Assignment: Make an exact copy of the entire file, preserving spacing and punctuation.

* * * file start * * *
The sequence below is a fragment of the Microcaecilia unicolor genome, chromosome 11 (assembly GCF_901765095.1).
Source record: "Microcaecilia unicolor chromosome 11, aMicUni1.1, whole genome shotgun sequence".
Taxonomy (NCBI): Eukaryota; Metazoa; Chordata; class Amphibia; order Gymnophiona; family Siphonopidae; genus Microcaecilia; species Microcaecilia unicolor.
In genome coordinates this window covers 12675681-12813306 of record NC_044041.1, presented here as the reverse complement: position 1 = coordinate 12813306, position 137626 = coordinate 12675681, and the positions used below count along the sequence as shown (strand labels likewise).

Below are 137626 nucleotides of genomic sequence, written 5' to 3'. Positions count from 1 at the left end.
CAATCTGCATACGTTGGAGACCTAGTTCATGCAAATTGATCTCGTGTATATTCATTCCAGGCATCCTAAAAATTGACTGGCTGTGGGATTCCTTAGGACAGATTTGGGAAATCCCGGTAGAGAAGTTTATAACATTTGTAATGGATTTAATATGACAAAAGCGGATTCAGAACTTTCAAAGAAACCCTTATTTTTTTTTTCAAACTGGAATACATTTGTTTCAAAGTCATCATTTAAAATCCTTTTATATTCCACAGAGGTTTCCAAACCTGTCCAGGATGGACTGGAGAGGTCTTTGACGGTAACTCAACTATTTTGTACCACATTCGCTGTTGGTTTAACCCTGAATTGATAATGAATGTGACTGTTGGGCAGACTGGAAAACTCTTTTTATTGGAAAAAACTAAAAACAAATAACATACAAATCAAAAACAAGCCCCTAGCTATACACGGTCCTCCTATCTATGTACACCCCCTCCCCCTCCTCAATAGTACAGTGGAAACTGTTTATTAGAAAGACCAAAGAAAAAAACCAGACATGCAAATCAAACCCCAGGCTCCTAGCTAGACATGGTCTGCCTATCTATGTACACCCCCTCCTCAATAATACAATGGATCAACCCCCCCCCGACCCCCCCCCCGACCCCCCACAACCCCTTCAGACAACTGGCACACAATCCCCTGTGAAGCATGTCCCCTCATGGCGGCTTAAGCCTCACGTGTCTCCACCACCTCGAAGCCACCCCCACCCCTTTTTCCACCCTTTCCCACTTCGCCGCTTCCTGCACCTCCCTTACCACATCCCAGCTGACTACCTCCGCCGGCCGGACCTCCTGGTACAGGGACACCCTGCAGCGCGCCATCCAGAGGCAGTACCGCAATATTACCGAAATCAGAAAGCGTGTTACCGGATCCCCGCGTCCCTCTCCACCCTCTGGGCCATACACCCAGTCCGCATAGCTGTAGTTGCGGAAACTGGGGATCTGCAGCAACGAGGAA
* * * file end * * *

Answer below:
The sequence below is a fragment of the Microcaecilia unicolor genome, chromosome 11 (assembly GCF_901765095.1).
Source record: "Microcaecilia unicolor chromosome 11, aMicUni1.1, whole genome shotgun sequence".
Taxonomy (NCBI): Eukaryota; Metazoa; Chordata; class Amphibia; order Gymnophiona; family Siphonopidae; genus Microcaecilia; species Microcaecilia unicolor.
In genome coordinates this window covers 12675681-12813306 of record NC_044041.1, presented here as the reverse complement: position 1 = coordinate 12813306, position 137626 = coordinate 12675681, and the positions used below count along the sequence as shown (strand labels likewise).

Below are 137626 nucleotides of genomic sequence, written 5' to 3'. Positions count from 1 at the left end.
CAATCTGCATACGTTGGAGACCTAGTTCATGCAAATTGATCTCGTGTATATTCATTCCAGGCATCCTAAAAATTGACTGGCTGTGGGATTCCTTAGGACAGATTTGGGAAATCCCGGTAGAGAAGTTTATAACATTTGTAATGGATTTAATATGACAAAAGCGGATTCAGAACTTTCAAAGAAACCCTTATTTTTTTTTTCAAACTGGAATACATTTGTTTCAAAGTCATCATTTAAAATCCTTTTATATTCCACAGAGGTTTCCAAACCTGTCCAGGATGGACTGGAGAGGTCTTTGACGGTAACTCAACTATTTTGTACCACATTCGCTGTTGGTTTAACCCTGAATTGATAATGAATGTGACTGTTGGGCAGACTGGAAAACTCTTTTTATTGGAAAAAACTAAAAACAAATAACATACAAATCAAAAACAAGCCCCTAGCTATACACGGTCCTCCTATCTATGTACACCCCCTCCCCCTCCTCAATAGTACAGTGGAAACTGTTTATTAGAAAGACCAAAGAAAAAAACCAGACATGCAAATCAAACCCCAGGCTCCTAGCTAGACATGGTCTGCCTATCTATGTACACCCCCTCCTCAATAATACAATGGATCAACCCCCCCCCGACCCCCCCCCCGACCCCCCACAACCCCTTCAGACAACTGGCACACAATCCCCTGTGAAGCATGTCCCCTCATGGCGGCTTAAGCCTCACGTGTCTCCACCACCTCGAAGCCACCCCCACCCCTTTTTCCACCCTTTCCCACTTCGCCGCTTCCTGCACCTCCCTTACCACATCCCAGCTGACTACCTCCGCCGGCCGGACCTCCTGGTACAGGGACACCCTGCAGCGCGCCATCCAGAGGCAGTACCGCAATATTACCGAAATCAGAAAGCGTGTTACCGGATCCCCGCGTCCCTCTCCACCCTCTGGGCCATACACCCAGTCCGCATAGCTGTAGTTGCGGAAACTGGGGATCTGCAGCAACGAGGAA